The expected push toward using recycled water in hydraulic fracturing operations will give large oilfield services companies — such as Halliburton, Baker Hughes and Schlumberger Ltd. — an advantage over their smaller competitors, according to a new report from analysts at Jefferies & Co. Inc., the Houston Business Journal reports.
The New York-based financial advisory firm said the complexity of fracking with recycled water will give those companies an edge over their peers.
“We believe the combination of regulatory push, particularly in Texas in the face of persistent drought risk, and greater industry comfort with cleaning water only as much as necessary should propel growth in the recycling of water in the U.S. over the next few years,” the analysts said.
Water recycling lowers costs and eases concerns about water demand in drought-prone areas, such as the Eagle Ford shale formation in South Texas, according to the report.

Difference Engine: Fuel for the future?
America’s unexpected, and most welcome, bonanza of natural gas from its vast shale deposits seems to be doing as much to reduce pollution as many of the efforts introduced over the years to restrict emissions from vehicles, power stations and other sources. The biggest breakthrough the energy industry has seen in decades, hydraulic fracturing (“fracking”) combined with horizontal drilling, has released unprecedented quantities of gas from this shale. As a consequence, the spot price of domestically produced natural gas has tumbled from a high of over $12 per million British Thermal Units in 2008 to less than $2 in 2012, before settling at around $4 today (a million BTUs is roughly equivalent to a gigajoule of energy).
Increasing use of this cheap, clean gas means power stations across the country have reduced their carbon dioxide emissions to levels not seen since 1992—despite serving a population that has grown by almost a quarter since then. On a per capita basis, carbon dioxide emissions from power stations are now at their lowest since President Eisenhower left office in 1961.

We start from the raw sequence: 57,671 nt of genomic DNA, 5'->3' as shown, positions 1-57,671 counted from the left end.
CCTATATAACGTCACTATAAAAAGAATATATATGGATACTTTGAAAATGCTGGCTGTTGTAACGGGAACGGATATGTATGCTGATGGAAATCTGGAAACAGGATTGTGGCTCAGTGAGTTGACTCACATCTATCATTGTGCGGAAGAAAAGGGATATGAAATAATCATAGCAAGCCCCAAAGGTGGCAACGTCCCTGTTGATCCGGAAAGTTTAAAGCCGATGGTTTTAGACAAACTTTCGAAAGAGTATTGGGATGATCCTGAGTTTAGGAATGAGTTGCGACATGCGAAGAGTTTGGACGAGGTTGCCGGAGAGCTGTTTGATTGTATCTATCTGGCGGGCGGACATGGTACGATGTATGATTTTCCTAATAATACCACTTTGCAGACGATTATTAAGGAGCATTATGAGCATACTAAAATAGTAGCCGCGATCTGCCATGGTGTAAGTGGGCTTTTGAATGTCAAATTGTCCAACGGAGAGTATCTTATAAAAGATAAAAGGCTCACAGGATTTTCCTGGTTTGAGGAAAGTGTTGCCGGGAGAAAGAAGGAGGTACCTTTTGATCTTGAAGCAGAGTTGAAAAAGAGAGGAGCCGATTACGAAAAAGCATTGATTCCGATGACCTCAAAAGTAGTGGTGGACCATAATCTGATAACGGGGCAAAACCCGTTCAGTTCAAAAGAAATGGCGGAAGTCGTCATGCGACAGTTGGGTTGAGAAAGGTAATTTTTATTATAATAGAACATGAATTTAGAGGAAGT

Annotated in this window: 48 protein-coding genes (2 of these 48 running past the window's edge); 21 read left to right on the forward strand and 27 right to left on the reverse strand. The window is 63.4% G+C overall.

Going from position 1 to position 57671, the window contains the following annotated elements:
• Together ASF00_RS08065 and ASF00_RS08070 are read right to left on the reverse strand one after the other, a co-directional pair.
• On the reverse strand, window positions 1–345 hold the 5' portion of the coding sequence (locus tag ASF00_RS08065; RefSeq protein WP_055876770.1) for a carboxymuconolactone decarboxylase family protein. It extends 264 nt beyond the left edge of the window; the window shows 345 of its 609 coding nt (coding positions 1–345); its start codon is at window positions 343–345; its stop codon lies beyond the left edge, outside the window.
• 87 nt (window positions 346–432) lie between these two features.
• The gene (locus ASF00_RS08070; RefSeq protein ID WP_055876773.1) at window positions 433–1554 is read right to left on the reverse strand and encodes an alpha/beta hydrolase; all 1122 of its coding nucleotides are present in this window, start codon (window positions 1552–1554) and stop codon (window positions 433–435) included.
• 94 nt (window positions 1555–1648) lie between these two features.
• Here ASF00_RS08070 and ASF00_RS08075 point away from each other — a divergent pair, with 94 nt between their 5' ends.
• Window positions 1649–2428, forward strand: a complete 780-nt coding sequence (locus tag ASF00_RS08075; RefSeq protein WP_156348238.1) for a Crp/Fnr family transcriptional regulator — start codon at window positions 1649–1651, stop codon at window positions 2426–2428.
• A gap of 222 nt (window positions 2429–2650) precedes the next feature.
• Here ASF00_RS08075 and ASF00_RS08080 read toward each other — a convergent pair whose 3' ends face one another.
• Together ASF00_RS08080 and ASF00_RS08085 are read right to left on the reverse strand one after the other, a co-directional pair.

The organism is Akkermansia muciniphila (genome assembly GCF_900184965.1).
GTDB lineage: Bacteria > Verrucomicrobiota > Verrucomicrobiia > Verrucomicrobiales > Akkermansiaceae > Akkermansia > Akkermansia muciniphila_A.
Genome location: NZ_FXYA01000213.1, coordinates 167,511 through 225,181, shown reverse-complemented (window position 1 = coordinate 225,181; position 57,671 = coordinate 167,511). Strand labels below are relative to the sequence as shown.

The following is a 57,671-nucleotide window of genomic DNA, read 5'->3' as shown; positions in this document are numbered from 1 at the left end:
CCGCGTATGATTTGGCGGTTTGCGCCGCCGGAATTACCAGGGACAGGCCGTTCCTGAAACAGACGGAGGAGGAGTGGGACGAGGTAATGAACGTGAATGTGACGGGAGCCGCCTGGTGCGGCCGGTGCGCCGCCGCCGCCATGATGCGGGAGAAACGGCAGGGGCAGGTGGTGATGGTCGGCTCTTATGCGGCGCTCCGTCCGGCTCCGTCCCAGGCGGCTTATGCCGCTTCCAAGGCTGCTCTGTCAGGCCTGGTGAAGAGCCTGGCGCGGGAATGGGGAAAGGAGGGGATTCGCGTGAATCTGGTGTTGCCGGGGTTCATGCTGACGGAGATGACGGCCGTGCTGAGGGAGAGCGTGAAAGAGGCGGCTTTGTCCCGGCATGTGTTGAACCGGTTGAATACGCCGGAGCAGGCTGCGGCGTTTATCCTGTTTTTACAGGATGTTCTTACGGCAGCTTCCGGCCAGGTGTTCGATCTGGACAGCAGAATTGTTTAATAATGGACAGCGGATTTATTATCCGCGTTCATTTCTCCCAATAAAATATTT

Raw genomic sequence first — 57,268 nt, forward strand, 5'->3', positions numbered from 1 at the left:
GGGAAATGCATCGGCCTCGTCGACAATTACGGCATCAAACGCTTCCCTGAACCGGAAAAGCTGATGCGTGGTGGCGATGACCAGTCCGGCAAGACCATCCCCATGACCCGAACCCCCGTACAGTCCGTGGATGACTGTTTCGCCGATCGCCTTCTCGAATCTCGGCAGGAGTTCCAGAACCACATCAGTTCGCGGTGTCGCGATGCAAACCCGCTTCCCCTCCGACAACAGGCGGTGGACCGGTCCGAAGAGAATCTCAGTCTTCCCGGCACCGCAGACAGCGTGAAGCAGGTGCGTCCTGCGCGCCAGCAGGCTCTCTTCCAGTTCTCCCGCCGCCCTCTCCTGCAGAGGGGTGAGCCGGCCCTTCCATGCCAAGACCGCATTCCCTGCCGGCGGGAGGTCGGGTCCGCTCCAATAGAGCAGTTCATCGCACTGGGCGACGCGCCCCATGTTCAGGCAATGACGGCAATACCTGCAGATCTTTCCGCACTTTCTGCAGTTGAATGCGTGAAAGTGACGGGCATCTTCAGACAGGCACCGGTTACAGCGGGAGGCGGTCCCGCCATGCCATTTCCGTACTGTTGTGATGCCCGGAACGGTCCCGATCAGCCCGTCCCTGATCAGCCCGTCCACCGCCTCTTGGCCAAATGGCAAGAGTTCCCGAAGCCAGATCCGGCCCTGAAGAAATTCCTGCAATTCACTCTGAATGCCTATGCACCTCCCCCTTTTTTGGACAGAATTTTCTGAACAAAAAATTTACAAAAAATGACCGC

This is because, when purged of impurities, natural gas (which is more or less pure methane) is the cleanest fossil fuel around. It produces 30% less carbon dioxide per unit of heat than petrol does, and 45% less than coal. Conventional coal-fired power stations churn out 900kg (1,980 pounds) of the gas for every megawatt-hour of electricity they generate. Natural-gas plants emit little more than half that amount.
Read the full story:

Natural gas group donates $50,000 to train veterans for natural gas jobs
America’s Natural Gas Alliance recently donated $50,000 to the Support Our Troops Education Fund in Ohio. The money will go towards scholarships for Ohio veterans pursuing a career in the natural gas industry. Through a partnership with Stark State College in North Canton and Eastern Gateway Community College in Steubenville, the funds will put veterans in the ShaleNet program.
ShaleNet is a course designed to train potential workers in skills needed for the oil and gas industry. The program is a result of a grant funded by the Department of Labor, Employment and Training Administration. Its mission is to design a comprehensive recruitment, training, placement, and retention program for high priority jobs in the industry.
Companies involved in the oil and gas industry know they need qualified and hard-working people to fill positions that value safety as the top priority. Veterans are safety conscious, resourceful, professional, and many are trained in technical jobs.
The donation by ANGA will fund training for about 40 veterans, after which they will be top candidates for jobs in the industry. With already more than 38,000 jobs created last year, there will be plenty of jobs to pursue.
These jobs will be good paying jobs, too. The average wage for the shale gas industry is approximately $23 per hour. This is much higher than the average wage for other industries, including non-shale related production, and professional and business-service workers, ranging from $13 to $22 per hour.
Read more:
<< Back to news